April 8, 2016 1:26 pm

    We certainly will have surplus when industry either dies or leaves.

  3. April 8, 2016 1:52 pm

    bottom line wind and solar screw up the grid surprise surprise

  4. roger permalink
    April 8, 2016 2:28 pm

    Oh dear! Not another offshore problem for Cameron?

  5. April 8, 2016 2:51 pm

    Well who could have predicted this? Well many engineers predicted it, but the Government PPEs ignored the warnings. Just wait until all those onshore wind turbines and wind farms, the offshore wind farms and all the solar farms that have already got planning permissions and are in the pipeline get built. We ain’t seen nothing yet.

    Looking back at my copy of the ‘UK Renewable Energy Strategy’ dated 2008, I can see that the Labour Government (bless them for their knowledge of the electricity industry) were happy with 40GW of uncontrollable, intermittent, unpredictable and asynchronous renewable generators connected to the grid. The warnings I gave in my consultation response about what would happen when generation approached and then far exceeded demand were brushed aside in the BERR response.

  6. John F. Hultquist permalink
    April 8, 2016 3:13 pm

    The lawyers and contract writers for the wind and solar companies were abetted by the government in ensuring the clients (investors, land owners, “follow the money”) would become wealthier regardless of predictable problems. [note Phillip Bratby’s comment above.]

    Paul writes: “… real answer is to drop our obsession with renewables, abandon all subsidies for any new wind/solar projects …

    Ronald Reagan (quoted in the WSJ): “… there are simple answers, they are just not easy ones.” {April 7, p. A15}

  7. AlecM permalink
    April 8, 2016 3:23 pm

    What is needed is mass micro generation so that he and small business owners can generate their own electricity and heating, saving 40% of the fossil fuel for a windmill/diesel generator solution AND slashing grind prices.

    Then many of the wind farmers will go belly up and the assets bought to operate with no subsidies and with a condition that10% of their earnings are sequestered to pay for pump storage.

    I’ll take 20 years to rebuild a stable National Grid: better start real soon.

  8. April 8, 2016 3:35 pm

    If the government were to give us all subsidies to install air conditioning in our houses we could use all the intermittent power from the non-reliables …….while powering our battery cars. Then in the winter we could all relocate to Spain.

    • April 8, 2016 3:51 pm

      The Government prefers the opposite solution: a smart grid with smart meters and smart appliances. When the wind is blowing and the sun is shining, all your powerful appliances will switch themselves on. Your oven will come on every day in summer at about noon to get rid of all that solar power. Of course you could also have air-con at the same time to get rid of the heat from the oven. It’s a win-in situation, but don’t tell Amber Rudd.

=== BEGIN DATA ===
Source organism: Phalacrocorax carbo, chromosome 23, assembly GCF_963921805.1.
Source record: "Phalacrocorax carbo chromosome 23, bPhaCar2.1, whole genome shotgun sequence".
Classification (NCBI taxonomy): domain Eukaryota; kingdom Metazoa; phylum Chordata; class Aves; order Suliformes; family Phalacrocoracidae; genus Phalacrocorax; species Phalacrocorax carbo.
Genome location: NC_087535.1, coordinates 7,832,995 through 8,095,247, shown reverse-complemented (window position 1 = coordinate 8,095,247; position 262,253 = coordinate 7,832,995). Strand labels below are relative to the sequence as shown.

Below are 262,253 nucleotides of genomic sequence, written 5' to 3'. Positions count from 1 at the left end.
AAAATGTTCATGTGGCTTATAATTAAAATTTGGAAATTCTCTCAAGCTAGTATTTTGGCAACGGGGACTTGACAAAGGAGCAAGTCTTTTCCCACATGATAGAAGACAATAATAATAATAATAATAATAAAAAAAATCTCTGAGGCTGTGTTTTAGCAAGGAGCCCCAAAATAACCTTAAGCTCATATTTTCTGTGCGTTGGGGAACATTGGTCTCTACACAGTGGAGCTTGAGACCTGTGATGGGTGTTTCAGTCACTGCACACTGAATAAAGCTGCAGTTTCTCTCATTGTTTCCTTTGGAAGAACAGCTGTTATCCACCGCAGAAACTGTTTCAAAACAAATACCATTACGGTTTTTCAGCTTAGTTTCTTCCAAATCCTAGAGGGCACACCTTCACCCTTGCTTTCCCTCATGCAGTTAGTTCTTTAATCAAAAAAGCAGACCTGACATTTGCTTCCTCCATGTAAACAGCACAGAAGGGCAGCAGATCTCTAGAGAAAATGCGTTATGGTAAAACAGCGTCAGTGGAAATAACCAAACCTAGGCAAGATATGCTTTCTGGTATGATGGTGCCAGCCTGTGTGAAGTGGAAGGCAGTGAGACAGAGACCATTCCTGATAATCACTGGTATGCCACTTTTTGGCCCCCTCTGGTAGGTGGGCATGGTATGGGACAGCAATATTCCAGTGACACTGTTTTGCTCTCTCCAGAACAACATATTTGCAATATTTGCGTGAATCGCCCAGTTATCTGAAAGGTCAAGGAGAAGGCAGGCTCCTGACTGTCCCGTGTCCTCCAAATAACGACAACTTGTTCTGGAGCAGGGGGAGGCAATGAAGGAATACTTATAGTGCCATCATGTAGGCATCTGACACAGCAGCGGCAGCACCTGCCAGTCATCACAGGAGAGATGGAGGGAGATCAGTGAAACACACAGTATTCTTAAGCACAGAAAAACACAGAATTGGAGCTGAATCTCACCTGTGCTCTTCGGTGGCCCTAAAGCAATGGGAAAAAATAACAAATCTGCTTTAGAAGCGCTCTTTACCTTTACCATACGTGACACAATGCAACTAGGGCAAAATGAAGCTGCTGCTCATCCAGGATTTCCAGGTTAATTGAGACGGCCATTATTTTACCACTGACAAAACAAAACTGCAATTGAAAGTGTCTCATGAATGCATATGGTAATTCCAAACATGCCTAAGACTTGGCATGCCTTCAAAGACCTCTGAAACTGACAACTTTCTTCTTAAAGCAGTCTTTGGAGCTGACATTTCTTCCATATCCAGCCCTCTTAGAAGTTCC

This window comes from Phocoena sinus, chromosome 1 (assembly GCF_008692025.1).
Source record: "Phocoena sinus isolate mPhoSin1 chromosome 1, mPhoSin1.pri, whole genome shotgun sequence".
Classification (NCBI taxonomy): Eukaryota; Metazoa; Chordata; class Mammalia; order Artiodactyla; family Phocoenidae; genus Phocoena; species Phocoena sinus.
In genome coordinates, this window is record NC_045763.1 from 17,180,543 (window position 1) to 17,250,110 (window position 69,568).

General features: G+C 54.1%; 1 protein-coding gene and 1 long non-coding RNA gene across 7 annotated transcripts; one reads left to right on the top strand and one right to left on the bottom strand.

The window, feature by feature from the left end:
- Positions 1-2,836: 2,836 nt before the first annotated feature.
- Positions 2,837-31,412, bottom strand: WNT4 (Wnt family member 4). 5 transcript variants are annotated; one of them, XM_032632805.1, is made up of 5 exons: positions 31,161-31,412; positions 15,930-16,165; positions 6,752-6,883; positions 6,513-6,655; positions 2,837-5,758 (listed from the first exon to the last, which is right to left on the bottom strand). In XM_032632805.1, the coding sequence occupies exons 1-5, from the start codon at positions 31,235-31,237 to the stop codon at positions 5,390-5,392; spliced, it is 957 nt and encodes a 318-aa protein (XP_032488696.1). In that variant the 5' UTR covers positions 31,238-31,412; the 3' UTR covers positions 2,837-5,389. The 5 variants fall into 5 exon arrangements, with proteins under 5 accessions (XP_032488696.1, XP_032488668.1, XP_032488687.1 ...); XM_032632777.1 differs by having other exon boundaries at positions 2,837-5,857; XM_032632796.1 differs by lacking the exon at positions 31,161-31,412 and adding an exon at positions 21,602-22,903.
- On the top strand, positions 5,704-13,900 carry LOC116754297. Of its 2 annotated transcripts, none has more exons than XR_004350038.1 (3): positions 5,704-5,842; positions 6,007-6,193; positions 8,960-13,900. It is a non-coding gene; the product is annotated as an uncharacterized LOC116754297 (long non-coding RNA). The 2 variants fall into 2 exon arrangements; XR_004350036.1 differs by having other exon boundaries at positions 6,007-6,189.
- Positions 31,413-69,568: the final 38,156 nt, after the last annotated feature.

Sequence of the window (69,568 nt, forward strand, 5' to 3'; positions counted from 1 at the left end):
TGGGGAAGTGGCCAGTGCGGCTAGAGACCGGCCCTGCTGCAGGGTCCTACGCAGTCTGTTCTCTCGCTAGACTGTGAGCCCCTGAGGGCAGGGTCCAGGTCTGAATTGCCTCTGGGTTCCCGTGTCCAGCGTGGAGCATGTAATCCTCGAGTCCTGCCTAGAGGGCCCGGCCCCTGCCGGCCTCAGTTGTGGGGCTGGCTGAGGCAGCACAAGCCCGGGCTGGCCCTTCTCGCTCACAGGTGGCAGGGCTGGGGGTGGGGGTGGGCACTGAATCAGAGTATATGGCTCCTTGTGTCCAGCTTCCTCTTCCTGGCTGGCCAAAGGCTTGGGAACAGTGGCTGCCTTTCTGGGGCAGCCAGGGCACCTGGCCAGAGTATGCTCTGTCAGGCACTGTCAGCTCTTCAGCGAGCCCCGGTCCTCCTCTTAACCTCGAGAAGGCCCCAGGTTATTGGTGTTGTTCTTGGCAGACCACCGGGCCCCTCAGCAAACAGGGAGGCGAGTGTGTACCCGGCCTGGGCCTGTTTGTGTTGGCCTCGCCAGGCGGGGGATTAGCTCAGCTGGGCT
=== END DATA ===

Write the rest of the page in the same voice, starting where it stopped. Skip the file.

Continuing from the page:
Those ten or so Labour Energy Ministers between 1997 and 2010 (Peter Hain, Patricia Hewitt, Ed Miliband etc) set the competency bar very low, so it was no problem for Chris Huhne, Ed Davey and Amber Rudd to get under and continue withe the same disastrous renewable energy policy.

      • Gamecock permalink
        April 11, 2016 12:10 am

        All your appliance belong to us.

  9. April 8, 2016 4:10 pm

    Reblogged this on Petrossa's Blog.

  10. A C Osborn permalink
    April 8, 2016 6:14 pm

    Sorry I just do not believe it.
    Currently we have
    Demand 35.89GW
    Coal 1.57GW (4.37%)
    Nuclear 7.79GW (21.70%)
    CCGT 18.54GW (51.65%)
    Wind 1.75GW (4.88%)
    Summer demand only drops to 25-30GW
    Since when have we seen coal at only 4.37% in the past, we also have 51.65 of Gas, which has been lower in the past when coal was high Nuclear is also up at the moment.
    Take a look at last year on Gridwatch, we may get more solar, but we get less wind in the summer.

    • It doesn't add up... permalink
      April 9, 2016 6:46 pm

      Solar capacity installed is now a nominal 9.2GW. The problem is that its output can’t be curtailed, unlike wind, which appears to be curtailed when output reaches 6 GW.

      • It doesn't add up... permalink
        April 9, 2016 9:44 pm

        …which of course begs the question “why are we investing in any more wind capacity if we’re simply going to pay for more and more of it to be curtailed?”

  11. April 10, 2016 5:44 am

    IDAU: Because the lunatics are in charge of the EU and UK asylums.

  12. April 10, 2016 9:43 am

    To quote the journalist Richard Littlejohn, ‘you just could not make this up’